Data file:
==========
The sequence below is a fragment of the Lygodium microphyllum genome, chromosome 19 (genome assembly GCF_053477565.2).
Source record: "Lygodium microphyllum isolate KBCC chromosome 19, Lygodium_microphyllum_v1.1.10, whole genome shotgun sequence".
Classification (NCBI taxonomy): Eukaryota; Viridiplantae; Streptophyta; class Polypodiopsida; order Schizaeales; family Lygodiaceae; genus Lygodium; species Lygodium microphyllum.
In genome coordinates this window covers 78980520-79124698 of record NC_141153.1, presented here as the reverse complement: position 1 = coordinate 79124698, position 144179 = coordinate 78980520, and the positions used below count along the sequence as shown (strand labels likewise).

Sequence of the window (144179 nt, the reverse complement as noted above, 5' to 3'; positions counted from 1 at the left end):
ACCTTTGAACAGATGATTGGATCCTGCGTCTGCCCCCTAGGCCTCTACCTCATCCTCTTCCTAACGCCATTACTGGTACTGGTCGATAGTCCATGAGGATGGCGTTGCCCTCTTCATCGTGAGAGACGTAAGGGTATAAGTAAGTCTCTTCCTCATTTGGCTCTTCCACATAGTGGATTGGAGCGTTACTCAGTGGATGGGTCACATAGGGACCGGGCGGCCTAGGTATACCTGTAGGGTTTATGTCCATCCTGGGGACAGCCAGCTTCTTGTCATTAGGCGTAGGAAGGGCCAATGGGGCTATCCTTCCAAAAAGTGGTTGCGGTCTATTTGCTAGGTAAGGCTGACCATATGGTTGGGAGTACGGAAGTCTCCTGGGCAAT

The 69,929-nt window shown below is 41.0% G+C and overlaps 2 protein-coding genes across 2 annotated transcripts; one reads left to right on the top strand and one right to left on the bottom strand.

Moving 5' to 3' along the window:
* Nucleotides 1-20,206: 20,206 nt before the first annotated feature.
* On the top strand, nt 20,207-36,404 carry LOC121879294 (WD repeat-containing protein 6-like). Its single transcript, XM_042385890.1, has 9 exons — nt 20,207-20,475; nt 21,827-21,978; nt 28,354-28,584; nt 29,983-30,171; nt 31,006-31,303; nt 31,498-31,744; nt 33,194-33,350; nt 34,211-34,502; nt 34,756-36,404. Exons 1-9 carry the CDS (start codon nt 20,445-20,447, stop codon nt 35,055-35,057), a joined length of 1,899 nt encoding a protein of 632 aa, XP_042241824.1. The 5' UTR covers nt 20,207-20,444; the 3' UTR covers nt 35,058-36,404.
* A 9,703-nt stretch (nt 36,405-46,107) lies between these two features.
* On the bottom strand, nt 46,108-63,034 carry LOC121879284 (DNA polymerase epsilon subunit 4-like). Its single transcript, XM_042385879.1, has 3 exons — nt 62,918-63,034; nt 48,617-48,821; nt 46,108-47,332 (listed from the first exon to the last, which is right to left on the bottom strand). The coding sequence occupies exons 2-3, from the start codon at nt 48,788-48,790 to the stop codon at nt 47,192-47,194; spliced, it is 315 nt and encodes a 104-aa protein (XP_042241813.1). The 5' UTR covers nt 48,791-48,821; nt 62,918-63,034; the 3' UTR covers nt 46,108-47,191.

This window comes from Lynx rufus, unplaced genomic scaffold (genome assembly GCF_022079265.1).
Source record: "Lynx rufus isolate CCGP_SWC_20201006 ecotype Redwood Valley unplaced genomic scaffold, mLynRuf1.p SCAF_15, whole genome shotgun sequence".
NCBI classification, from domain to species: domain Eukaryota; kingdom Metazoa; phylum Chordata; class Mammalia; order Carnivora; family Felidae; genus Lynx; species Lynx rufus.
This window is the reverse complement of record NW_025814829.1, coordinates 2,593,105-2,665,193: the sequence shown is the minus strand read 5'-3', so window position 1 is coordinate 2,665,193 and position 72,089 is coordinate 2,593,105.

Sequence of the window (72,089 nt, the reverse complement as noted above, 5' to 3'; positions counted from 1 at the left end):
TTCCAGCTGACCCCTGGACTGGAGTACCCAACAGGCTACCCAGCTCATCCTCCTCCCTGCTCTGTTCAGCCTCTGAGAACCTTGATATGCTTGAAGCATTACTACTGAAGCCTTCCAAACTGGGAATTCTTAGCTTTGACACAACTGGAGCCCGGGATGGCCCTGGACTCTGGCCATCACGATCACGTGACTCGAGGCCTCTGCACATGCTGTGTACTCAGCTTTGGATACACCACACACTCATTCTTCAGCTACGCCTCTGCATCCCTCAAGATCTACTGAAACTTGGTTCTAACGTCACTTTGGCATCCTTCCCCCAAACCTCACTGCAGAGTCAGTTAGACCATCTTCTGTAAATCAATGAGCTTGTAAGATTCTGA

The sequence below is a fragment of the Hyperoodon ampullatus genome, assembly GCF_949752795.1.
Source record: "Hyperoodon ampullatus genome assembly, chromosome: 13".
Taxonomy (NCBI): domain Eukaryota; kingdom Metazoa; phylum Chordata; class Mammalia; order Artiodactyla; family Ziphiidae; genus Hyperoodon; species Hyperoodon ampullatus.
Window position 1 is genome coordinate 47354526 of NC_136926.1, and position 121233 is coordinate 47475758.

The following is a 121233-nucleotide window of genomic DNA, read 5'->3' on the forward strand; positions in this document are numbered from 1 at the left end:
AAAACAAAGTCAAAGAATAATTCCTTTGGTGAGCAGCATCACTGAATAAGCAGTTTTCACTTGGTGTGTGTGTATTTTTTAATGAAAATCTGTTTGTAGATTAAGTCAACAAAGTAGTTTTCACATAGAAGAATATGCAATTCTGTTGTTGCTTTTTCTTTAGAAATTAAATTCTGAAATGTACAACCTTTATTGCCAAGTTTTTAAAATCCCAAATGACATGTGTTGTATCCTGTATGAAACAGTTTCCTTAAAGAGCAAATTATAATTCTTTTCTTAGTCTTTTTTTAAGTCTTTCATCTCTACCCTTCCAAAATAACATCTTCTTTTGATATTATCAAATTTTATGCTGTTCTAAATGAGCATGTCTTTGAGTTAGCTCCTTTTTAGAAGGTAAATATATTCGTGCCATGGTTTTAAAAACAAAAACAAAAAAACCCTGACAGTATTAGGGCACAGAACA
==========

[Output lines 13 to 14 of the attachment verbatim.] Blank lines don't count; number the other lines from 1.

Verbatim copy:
This window comes from Lynx rufus, unplaced genomic scaffold (genome assembly GCF_022079265.1).
Source record: "Lynx rufus isolate CCGP_SWC_20201006 ecotype Redwood Valley unplaced genomic scaffold, mLynRuf1.p SCAF_15, whole genome shotgun sequence".